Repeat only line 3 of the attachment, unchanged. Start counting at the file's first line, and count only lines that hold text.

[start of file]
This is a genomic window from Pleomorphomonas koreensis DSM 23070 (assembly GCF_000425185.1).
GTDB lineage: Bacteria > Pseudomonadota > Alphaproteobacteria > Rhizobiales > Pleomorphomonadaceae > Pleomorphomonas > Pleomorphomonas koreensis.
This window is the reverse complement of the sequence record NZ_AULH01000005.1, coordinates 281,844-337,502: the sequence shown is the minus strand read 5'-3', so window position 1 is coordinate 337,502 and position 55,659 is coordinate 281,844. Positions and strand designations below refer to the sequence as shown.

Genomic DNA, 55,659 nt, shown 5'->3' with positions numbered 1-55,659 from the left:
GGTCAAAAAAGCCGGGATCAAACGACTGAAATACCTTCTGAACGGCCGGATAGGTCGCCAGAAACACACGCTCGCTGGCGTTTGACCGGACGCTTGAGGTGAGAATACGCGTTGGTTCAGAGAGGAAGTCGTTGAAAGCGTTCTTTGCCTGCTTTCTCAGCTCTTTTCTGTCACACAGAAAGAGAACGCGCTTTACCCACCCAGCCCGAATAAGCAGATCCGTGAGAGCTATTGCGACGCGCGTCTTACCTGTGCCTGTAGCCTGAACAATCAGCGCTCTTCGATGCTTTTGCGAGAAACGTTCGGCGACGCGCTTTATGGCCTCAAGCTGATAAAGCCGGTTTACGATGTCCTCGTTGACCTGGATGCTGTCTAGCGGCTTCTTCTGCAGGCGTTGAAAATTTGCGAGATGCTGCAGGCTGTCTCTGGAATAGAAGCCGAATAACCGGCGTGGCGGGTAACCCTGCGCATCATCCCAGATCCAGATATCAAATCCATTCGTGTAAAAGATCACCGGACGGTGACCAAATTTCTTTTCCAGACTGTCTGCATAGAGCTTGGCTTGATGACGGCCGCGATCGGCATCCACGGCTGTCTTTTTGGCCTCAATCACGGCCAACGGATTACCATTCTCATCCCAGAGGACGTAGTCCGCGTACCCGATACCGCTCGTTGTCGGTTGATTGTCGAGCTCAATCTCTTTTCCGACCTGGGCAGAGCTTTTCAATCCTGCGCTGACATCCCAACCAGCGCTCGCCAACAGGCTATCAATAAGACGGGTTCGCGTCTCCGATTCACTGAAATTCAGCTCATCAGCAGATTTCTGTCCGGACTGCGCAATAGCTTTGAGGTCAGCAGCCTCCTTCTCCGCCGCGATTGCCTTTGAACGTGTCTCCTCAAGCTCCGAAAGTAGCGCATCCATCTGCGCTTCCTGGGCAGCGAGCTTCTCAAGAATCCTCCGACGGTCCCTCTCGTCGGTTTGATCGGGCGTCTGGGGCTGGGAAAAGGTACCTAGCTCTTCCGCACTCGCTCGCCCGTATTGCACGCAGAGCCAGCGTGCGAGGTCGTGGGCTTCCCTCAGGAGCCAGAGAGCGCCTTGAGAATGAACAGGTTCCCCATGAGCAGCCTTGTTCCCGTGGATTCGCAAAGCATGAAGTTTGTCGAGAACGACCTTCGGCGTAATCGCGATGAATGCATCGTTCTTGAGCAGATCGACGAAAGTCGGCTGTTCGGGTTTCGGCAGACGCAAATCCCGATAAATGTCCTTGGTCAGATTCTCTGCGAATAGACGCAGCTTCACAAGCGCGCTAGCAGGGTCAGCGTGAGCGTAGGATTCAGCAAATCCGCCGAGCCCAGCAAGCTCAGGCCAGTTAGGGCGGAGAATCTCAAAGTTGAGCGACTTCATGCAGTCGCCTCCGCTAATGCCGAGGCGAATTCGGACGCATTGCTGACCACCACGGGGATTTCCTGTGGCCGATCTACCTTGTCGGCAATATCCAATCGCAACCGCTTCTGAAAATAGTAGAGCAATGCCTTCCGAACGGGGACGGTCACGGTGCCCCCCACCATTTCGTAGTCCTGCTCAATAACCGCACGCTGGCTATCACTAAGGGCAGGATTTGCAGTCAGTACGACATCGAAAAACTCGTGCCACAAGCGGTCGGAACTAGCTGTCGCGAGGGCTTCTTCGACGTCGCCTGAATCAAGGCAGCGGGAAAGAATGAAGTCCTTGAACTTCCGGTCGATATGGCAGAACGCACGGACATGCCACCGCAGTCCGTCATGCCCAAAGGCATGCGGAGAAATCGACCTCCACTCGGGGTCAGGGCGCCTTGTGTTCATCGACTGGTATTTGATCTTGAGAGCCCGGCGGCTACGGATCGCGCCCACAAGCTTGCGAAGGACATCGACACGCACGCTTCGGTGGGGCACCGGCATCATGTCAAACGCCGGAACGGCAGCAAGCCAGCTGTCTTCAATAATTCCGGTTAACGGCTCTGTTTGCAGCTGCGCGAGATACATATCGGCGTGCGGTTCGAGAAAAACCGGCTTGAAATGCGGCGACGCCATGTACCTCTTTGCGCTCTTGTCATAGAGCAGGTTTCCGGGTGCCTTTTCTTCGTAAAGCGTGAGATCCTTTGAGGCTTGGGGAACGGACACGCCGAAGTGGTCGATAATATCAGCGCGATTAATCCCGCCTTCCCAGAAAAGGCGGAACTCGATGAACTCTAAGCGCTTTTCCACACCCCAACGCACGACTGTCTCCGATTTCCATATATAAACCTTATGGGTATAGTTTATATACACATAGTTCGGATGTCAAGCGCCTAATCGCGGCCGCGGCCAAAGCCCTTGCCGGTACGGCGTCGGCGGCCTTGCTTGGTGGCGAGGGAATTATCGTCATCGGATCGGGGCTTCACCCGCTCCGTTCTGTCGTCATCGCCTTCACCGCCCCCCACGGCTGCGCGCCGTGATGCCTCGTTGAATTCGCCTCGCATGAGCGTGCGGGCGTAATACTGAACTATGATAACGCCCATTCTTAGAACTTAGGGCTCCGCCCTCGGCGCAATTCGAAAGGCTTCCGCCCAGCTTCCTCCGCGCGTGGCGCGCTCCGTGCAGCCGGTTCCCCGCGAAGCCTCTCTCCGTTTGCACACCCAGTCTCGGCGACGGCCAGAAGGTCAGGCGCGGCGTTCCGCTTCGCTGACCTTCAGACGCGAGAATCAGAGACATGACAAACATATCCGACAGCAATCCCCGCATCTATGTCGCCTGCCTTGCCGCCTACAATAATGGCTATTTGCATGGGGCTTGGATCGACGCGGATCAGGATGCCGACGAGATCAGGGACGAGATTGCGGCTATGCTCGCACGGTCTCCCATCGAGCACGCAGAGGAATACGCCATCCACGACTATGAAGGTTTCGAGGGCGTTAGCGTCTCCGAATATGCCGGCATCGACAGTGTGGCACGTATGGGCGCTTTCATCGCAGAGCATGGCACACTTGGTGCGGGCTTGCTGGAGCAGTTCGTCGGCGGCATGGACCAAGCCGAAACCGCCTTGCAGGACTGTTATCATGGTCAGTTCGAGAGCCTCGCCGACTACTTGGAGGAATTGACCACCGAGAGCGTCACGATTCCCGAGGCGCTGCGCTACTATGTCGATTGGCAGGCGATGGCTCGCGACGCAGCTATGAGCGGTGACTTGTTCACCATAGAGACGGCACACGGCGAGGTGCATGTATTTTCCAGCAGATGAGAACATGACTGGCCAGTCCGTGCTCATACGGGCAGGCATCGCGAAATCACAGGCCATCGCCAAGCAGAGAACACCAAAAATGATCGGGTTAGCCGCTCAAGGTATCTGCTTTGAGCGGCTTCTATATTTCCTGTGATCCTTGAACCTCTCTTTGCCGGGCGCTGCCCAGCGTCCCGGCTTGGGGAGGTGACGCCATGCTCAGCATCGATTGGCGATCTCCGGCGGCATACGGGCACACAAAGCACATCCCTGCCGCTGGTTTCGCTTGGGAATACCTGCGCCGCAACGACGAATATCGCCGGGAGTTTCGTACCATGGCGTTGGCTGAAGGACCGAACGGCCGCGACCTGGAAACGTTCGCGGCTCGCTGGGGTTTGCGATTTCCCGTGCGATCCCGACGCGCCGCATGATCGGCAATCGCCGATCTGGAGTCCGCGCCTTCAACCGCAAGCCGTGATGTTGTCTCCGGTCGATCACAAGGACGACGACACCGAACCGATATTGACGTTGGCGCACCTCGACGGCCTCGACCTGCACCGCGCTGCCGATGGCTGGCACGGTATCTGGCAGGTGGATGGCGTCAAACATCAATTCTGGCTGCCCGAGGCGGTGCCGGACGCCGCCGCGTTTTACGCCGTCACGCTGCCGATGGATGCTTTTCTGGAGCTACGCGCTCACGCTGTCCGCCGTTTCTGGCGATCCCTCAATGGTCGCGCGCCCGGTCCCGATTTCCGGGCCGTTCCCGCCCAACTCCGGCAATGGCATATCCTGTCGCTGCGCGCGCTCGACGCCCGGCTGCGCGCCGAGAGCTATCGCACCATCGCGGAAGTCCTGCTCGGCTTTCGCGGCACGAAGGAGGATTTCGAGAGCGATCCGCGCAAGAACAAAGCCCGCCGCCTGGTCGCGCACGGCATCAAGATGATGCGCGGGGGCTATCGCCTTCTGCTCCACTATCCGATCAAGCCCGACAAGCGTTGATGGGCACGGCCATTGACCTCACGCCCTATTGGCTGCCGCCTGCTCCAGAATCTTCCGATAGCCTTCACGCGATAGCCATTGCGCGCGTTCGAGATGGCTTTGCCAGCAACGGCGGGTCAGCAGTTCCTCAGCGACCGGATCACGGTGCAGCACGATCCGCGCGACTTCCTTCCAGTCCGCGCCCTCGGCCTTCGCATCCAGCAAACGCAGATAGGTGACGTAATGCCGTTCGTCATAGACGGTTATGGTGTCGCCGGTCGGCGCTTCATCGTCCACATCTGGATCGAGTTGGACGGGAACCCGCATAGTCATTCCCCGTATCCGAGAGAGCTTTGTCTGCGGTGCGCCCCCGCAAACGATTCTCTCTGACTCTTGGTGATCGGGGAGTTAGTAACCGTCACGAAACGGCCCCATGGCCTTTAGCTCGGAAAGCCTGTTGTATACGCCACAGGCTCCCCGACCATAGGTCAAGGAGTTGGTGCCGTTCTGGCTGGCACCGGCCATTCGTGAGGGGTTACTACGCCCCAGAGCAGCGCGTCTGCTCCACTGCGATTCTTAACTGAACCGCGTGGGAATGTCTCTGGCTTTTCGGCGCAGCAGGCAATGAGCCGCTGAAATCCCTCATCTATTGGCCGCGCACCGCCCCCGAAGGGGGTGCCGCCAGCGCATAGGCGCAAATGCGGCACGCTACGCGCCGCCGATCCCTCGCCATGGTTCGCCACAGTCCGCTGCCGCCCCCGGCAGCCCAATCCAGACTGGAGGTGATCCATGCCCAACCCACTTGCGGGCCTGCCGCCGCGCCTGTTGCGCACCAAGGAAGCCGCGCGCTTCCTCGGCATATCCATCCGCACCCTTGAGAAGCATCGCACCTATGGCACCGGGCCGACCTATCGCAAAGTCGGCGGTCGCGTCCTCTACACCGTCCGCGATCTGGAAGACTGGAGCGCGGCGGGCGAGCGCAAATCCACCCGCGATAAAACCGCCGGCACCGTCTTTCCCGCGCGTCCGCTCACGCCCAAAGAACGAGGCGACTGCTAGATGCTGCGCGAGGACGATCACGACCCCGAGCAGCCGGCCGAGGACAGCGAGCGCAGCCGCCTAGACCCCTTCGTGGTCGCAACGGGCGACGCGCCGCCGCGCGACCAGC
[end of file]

This window is the reverse complement of the sequence record NZ_AULH01000005.1, coordinates 281,844-337,502: the sequence shown is the minus strand read 5'-3', so window position 1 is coordinate 337,502 and position 55,659 is coordinate 281,844. Positions and strand designations below refer to the sequence as shown.